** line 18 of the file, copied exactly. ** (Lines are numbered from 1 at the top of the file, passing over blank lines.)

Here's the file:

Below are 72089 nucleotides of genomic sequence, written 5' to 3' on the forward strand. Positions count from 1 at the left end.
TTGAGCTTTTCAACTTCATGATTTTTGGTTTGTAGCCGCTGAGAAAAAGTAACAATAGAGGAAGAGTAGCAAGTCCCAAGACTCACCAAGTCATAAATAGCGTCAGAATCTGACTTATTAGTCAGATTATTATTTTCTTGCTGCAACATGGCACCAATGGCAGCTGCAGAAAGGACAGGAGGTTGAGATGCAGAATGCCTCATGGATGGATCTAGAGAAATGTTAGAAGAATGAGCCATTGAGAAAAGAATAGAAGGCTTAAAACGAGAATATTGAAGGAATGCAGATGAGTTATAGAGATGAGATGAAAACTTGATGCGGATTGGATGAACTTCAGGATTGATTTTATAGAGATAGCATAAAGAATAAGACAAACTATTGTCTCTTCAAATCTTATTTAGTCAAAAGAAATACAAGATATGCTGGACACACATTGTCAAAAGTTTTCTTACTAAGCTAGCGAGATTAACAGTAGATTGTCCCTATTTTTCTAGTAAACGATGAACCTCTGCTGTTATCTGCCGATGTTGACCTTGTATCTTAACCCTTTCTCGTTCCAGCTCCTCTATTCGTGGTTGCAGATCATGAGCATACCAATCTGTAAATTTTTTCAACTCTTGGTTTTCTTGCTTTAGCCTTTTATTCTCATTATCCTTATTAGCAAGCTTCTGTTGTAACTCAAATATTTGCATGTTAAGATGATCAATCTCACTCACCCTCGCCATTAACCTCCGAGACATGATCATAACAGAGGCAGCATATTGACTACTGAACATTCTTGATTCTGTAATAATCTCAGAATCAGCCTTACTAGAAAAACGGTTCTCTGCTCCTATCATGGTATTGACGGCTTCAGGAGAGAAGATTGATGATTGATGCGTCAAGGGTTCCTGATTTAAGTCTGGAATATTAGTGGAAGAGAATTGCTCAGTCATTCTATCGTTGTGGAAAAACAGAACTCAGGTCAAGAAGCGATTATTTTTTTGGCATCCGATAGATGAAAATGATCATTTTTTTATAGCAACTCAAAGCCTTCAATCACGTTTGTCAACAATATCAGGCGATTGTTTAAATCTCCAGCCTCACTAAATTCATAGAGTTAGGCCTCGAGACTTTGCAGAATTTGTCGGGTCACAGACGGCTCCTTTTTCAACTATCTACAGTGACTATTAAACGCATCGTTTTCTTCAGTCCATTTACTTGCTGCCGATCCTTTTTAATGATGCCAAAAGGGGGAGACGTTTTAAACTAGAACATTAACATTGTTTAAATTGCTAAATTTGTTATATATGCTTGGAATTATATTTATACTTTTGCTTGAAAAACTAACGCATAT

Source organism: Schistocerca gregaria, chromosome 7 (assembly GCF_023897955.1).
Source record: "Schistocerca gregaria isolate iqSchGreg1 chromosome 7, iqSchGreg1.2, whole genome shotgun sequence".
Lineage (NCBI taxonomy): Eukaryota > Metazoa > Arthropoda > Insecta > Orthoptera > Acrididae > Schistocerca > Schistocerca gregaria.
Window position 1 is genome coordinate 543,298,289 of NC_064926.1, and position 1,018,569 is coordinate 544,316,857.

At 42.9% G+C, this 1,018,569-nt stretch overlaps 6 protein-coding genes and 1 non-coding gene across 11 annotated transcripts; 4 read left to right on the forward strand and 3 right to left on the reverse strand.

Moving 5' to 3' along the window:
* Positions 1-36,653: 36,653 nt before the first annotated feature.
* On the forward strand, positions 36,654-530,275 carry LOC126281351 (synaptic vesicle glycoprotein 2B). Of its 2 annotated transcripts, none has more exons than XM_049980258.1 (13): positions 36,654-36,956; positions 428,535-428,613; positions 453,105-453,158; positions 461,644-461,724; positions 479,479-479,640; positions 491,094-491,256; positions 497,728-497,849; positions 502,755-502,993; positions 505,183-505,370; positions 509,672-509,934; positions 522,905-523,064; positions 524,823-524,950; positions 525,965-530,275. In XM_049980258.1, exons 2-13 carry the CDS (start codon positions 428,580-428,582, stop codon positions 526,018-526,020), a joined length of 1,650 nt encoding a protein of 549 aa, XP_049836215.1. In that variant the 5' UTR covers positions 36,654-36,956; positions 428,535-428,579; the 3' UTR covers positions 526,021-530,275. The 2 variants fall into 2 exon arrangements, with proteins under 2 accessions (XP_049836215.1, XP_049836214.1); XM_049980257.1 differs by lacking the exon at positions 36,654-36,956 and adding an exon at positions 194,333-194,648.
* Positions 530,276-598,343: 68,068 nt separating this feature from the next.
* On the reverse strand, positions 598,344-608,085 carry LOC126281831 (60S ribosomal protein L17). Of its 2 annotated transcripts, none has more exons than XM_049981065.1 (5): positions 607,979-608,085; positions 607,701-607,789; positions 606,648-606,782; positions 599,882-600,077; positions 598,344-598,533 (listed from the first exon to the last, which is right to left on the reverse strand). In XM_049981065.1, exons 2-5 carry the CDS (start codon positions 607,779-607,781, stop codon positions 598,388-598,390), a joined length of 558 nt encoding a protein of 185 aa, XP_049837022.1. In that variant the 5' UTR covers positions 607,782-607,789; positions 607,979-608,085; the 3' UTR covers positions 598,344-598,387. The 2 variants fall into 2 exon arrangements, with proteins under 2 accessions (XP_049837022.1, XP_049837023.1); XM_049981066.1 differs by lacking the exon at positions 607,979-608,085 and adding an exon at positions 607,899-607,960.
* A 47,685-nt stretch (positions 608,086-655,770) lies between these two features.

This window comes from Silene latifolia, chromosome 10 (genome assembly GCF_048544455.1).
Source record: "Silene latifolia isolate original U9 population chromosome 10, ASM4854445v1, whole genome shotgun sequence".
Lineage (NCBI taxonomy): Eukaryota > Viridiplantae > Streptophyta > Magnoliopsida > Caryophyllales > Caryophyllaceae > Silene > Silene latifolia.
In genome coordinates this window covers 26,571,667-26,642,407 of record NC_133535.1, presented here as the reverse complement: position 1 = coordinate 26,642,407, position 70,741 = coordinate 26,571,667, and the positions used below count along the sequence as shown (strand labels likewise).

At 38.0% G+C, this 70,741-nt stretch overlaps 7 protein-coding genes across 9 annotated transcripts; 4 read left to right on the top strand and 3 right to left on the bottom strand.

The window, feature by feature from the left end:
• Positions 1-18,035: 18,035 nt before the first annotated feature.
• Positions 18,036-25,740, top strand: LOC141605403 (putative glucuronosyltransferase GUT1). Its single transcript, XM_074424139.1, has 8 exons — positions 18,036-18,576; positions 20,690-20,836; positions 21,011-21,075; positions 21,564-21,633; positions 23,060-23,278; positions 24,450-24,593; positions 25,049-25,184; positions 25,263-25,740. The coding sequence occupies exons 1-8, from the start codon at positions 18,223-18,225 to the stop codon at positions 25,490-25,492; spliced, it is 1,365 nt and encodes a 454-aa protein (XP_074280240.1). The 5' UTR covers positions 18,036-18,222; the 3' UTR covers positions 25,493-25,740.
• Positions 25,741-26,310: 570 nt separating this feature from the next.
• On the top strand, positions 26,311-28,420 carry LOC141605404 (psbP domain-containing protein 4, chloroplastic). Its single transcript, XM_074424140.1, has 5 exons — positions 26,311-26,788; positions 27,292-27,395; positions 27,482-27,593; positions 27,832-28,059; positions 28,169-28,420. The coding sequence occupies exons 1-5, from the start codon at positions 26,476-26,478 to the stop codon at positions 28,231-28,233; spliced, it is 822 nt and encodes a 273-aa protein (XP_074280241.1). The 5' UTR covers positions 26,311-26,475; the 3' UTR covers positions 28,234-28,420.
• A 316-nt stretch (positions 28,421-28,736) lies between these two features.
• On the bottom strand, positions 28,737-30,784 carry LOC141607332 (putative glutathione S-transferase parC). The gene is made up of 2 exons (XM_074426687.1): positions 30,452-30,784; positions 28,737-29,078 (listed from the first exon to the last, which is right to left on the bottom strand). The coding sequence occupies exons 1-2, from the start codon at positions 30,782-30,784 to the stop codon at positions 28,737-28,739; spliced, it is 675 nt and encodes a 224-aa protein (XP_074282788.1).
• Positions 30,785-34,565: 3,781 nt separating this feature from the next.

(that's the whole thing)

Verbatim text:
At 38.0% G+C, this 70,741-nt stretch overlaps 7 protein-coding genes across 9 annotated transcripts; 4 read left to right on the top strand and 3 right to left on the bottom strand.